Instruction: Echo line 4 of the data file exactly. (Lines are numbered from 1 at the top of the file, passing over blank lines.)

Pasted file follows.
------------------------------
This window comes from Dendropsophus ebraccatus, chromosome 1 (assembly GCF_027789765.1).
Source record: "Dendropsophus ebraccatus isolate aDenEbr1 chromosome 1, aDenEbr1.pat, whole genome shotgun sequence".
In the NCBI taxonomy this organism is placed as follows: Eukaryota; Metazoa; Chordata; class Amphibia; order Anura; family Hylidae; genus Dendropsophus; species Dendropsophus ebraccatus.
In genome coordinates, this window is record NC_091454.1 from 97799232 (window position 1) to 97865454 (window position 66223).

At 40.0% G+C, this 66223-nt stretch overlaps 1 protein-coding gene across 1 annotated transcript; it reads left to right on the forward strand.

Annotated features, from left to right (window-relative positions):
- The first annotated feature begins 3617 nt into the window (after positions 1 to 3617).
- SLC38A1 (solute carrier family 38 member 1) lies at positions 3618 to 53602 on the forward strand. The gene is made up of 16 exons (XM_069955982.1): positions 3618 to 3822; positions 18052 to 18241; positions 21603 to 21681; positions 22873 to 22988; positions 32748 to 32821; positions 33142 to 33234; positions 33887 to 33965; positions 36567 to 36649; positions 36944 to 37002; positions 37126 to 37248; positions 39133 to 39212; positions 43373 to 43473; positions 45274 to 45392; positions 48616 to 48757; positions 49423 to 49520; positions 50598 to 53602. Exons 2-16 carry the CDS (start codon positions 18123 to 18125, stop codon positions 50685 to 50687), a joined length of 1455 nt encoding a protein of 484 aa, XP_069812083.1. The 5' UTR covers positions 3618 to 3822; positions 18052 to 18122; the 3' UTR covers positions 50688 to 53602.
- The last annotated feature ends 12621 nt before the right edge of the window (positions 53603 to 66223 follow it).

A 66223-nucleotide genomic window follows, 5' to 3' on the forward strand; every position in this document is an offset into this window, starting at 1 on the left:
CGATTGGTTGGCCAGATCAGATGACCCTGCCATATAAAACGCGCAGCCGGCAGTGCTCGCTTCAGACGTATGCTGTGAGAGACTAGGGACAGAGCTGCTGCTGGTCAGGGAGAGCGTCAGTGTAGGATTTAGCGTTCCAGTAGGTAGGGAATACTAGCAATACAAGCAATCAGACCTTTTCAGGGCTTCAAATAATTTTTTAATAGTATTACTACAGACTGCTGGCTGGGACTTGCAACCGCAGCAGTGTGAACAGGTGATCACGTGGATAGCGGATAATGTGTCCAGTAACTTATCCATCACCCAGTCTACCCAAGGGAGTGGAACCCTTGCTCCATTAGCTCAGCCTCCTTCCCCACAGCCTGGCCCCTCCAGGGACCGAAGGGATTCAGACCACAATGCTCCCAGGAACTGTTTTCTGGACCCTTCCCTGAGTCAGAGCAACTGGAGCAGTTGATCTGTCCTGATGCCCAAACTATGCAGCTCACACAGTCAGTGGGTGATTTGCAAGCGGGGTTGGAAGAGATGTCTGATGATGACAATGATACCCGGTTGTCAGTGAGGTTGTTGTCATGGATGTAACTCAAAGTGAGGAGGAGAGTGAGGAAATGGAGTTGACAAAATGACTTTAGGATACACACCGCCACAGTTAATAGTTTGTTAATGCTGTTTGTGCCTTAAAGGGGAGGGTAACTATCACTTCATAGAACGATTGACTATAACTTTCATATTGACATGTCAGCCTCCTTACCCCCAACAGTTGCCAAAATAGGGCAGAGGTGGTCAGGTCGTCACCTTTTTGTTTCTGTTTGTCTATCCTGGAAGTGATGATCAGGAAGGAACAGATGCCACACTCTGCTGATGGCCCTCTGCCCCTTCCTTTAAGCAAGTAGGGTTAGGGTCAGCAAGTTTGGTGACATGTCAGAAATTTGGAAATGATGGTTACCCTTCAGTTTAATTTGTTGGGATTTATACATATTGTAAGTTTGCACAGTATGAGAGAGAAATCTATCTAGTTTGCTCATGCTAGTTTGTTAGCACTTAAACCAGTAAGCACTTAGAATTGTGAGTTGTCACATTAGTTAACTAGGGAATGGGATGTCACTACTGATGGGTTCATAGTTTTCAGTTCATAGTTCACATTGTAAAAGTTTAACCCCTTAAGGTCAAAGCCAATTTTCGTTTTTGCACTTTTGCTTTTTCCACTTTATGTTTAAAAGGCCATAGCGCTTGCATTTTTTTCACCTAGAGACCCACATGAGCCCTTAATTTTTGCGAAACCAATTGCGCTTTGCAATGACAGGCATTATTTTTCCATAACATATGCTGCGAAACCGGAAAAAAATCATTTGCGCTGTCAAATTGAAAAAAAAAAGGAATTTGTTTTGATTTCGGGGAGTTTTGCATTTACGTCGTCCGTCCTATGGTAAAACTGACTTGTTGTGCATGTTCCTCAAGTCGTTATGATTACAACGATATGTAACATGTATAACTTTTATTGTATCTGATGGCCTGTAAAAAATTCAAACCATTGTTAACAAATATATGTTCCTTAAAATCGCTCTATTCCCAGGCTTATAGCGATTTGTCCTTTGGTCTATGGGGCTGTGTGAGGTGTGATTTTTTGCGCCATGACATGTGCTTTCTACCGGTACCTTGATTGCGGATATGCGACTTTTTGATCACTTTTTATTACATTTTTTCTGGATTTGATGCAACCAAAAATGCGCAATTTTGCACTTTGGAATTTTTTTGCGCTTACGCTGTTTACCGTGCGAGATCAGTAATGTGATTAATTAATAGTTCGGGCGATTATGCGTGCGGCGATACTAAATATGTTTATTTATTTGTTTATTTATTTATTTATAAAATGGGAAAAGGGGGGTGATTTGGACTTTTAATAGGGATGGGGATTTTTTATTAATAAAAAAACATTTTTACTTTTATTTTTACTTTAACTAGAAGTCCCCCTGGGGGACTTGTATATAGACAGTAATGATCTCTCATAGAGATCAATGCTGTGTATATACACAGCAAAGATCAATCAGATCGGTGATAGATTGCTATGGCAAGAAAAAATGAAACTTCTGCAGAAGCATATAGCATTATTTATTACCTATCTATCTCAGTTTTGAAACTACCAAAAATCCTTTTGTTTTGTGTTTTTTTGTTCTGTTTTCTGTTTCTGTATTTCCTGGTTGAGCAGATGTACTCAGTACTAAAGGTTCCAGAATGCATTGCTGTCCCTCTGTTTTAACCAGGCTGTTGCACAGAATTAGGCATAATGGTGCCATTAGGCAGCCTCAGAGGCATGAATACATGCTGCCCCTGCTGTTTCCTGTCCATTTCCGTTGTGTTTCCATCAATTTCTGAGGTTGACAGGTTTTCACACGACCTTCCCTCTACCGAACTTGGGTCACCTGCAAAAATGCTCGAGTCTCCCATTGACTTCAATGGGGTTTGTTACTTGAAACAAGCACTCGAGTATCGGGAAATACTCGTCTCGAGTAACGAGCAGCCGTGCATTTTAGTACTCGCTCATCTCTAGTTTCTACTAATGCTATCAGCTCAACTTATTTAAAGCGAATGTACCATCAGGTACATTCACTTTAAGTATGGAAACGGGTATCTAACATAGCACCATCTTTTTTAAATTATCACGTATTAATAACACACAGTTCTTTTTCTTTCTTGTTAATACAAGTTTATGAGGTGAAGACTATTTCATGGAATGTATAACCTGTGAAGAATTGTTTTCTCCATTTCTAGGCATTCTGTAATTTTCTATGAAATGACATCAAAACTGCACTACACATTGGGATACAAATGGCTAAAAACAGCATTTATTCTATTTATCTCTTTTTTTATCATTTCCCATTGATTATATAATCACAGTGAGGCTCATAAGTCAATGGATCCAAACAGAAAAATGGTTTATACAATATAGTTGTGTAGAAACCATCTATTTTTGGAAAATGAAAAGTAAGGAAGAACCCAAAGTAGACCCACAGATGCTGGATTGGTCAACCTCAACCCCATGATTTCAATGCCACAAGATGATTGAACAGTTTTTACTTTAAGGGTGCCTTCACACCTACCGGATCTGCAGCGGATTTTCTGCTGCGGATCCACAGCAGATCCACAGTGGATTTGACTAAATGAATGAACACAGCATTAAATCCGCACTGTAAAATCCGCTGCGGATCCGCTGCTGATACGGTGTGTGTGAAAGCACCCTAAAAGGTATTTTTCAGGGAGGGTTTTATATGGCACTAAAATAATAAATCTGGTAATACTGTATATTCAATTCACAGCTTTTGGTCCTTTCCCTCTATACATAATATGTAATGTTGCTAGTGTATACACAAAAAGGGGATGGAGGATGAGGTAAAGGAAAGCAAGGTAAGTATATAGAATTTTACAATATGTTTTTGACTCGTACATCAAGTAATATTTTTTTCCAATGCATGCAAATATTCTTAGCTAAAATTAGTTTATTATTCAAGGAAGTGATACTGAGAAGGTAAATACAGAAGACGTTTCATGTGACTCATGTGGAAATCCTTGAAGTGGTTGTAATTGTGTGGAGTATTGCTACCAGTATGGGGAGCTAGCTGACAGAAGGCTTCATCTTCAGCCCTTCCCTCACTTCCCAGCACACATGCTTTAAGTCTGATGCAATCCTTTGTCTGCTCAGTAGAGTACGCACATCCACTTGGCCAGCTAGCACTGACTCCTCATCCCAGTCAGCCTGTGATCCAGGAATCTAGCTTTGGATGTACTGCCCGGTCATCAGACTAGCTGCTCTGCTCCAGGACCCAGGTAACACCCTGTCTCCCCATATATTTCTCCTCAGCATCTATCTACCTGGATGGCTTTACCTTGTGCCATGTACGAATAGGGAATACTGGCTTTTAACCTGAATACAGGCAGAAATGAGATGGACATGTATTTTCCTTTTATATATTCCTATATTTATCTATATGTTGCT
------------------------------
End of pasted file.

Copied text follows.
In genome coordinates, this window is record NC_091454.1 from 97799232 (window position 1) to 97865454 (window position 66223).